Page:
He thought I got a lot of little moments just right but could use some more offbeat humor overall. (I know he's going for a tone like "Monk" and casting is such a big part of that.) Also thinks there's too much dialogue, which is a common note, especially when the script is 120 pages and the writer is a fan of The Coen Bros, Aaron Sorkin, Shane Black, Joss Whedon and Quentin Tarantino.

I was ready for "you tried" or "I'm going to bring in my own guy", but so far it looks like I'm staying on. (Think of it like a game show where the longer I survive the larger the potential award at the end. So I survived Round 1.) He wants to get together a couple of times to talk about fixing the problems, plus he'll email me notes. (Honestly, I have more problems with the script than he does.)

The next step is getting it ready for the Agent and Management Team. If I'm still on board at that point we probably won't start going to Production Companies until Late Spring.

MartinTeller

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Re: 1SO's Screenwriting Adventure
« Reply #5 on: December 17, 2012, 03:15:04 PM »
Nice!

Lobby

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Re: 1SO's Screenwriting Adventure
« Reply #6 on: December 17, 2012, 03:18:11 PM »
The screenwriting process is something that really interests me. I've listened to a ton of Jeff Goldsmith's Q & A podcasts with screenwriters for that reason, even when it's movies I haven't seen and won't see. I just want to hear the story of the screenwriter. I'm actually often more interested in hearing about the screenwringing behind the scenes than I am to hear about the director.

I'm so going to read this thread.
http://thevelvetcafe.wordpress.com/  - where I think aloud about movies

1SO

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Re: 1SO's Screenwriting Adventure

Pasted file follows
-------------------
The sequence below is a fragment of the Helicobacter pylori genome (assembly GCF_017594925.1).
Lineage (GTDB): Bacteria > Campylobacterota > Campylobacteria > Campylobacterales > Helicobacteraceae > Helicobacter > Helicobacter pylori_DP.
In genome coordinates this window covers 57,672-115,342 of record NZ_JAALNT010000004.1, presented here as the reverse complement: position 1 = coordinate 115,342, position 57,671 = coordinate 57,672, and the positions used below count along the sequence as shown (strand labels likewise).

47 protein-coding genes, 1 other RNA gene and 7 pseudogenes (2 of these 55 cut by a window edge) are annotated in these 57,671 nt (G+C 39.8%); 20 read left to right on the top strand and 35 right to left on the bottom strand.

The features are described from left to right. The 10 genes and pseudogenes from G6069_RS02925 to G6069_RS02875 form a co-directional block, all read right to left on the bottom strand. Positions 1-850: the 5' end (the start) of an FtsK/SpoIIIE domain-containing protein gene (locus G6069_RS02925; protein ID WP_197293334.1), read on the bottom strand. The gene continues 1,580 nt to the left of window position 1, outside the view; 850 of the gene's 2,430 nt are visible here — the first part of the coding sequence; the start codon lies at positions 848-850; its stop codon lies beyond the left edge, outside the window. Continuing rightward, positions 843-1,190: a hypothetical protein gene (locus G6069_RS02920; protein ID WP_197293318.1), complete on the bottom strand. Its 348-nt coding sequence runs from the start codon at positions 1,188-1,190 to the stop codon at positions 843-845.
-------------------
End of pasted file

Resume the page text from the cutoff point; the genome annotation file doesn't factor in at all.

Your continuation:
« Reply #7 on: December 17, 2012, 03:18:46 PM »
Thank you, Melvil. Just remember everyone, these adventures usually end in tears. This is script #11 for me. 4 of them I made a small amount of money on. None have made it into production.


@Sam
I always see the script in my head. There is a look to them, but I rarely convey any of that in the script. Only in meetings afterwards. My stuff's pretty reality-based so there isn't much to describe visually beyond some fights. I know crew will formulate a visual strategy which will likely be completely different from what I imagined. There's a recent great podcast with Tarantino talking about what Tony Scott did with True Romance. He called those visual ideas, the Tony Scott Pass, ideas he never even would have thought of.

Have you found a copy of any of Malick's scripts? I thought The Thin Red Line was available to read online.

I'm 99% positive I will not be directing this script, if it goes into production.

Melvil

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Re: 1SO's Screenwriting Adventure
« Reply #8 on: December 17, 2012, 03:34:14 PM »
Thank you, Melvil. Just remember everyone, these adventures usually end in tears. This is script #11 for me. 4 of them I made a small amount of money on. None have made it into production.

That's largely what I find so admirable. Having realistic expectations is certainly a good thing, but frankly I find it hard enough to stay committed to finishing creative/artistic pursuits without all that added stress waiting for you! ;)

Glad to hear it has gone over pretty well so far!

Sam the Cinema Snob

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Re: 1SO's Screenwriting Adventure
« Reply #9 on: December 17, 2012, 04:27:34 PM »
Glad to hear things are moving along and you're still able to work on your script.

I asked more because I have a terrible visual sensibility when it comes to writing scripts. More than once I had to explain how things would look, then again my images were a lot more fantastical in nature. I imagine for something as grounded as what you are writing, it's probably not a big deal. I wouldn't even bother reading a Malick scripts because I'm pretty sure he builds his films in the editing room. The script it probably just something he writes to get production greenlit.